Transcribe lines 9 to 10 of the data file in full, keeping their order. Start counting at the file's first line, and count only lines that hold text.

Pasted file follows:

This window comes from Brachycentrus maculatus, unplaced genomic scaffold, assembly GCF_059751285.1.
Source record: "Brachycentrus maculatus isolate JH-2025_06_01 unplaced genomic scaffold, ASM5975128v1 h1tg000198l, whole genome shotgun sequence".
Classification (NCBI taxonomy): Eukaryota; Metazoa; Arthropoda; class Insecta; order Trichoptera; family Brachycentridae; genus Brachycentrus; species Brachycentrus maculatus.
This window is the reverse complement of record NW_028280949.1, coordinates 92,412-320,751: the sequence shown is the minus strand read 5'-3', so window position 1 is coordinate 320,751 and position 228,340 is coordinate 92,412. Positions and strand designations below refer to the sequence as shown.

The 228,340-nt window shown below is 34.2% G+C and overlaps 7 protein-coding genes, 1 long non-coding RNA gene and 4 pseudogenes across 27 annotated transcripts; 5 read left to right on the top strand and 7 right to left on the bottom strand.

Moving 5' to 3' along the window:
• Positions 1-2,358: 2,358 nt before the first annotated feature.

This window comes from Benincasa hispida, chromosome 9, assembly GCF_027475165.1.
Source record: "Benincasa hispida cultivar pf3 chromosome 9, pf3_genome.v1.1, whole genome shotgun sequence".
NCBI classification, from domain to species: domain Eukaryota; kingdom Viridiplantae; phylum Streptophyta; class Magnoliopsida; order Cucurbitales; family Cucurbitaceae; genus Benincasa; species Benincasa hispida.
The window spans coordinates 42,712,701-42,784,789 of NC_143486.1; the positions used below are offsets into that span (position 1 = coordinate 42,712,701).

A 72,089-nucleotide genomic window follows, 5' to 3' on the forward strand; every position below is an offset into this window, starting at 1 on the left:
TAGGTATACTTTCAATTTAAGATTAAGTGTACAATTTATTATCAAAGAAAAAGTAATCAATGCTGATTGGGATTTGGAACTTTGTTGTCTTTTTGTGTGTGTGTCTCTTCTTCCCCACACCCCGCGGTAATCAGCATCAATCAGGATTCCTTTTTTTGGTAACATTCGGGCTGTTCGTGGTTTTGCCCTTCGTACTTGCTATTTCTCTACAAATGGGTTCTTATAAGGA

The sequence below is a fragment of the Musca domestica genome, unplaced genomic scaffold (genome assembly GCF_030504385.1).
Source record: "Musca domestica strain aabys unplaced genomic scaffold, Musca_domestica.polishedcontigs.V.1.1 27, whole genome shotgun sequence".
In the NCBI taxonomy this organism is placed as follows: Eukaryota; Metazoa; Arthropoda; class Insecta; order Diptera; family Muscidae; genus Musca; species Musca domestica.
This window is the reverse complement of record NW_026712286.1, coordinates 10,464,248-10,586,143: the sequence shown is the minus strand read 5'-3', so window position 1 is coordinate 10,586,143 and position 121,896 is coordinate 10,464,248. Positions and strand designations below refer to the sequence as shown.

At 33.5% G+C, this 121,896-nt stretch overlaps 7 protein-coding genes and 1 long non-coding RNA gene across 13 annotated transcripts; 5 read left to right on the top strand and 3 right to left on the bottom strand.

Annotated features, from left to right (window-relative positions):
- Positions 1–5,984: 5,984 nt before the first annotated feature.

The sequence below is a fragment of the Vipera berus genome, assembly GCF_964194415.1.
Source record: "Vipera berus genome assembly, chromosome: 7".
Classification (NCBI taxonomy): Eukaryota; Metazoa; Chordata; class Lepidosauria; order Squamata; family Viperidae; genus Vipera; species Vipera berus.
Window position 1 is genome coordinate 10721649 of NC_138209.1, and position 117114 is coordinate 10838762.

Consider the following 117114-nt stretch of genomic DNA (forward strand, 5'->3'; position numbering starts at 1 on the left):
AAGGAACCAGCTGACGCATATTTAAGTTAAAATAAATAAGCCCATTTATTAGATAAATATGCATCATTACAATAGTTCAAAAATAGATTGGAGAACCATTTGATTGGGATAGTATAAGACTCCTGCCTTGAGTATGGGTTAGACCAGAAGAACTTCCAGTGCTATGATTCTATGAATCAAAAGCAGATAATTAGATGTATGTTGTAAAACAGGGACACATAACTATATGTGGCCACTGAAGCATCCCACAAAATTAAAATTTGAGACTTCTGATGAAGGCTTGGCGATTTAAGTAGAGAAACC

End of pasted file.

Source record: "Benincasa hispida cultivar pf3 chromosome 9, pf3_genome.v1.1, whole genome shotgun sequence".
NCBI classification, from domain to species: domain Eukaryota; kingdom Viridiplantae; phylum Streptophyta; class Magnoliopsida; order Cucurbitales; family Cucurbitaceae; genus Benincasa; species Benincasa hispida.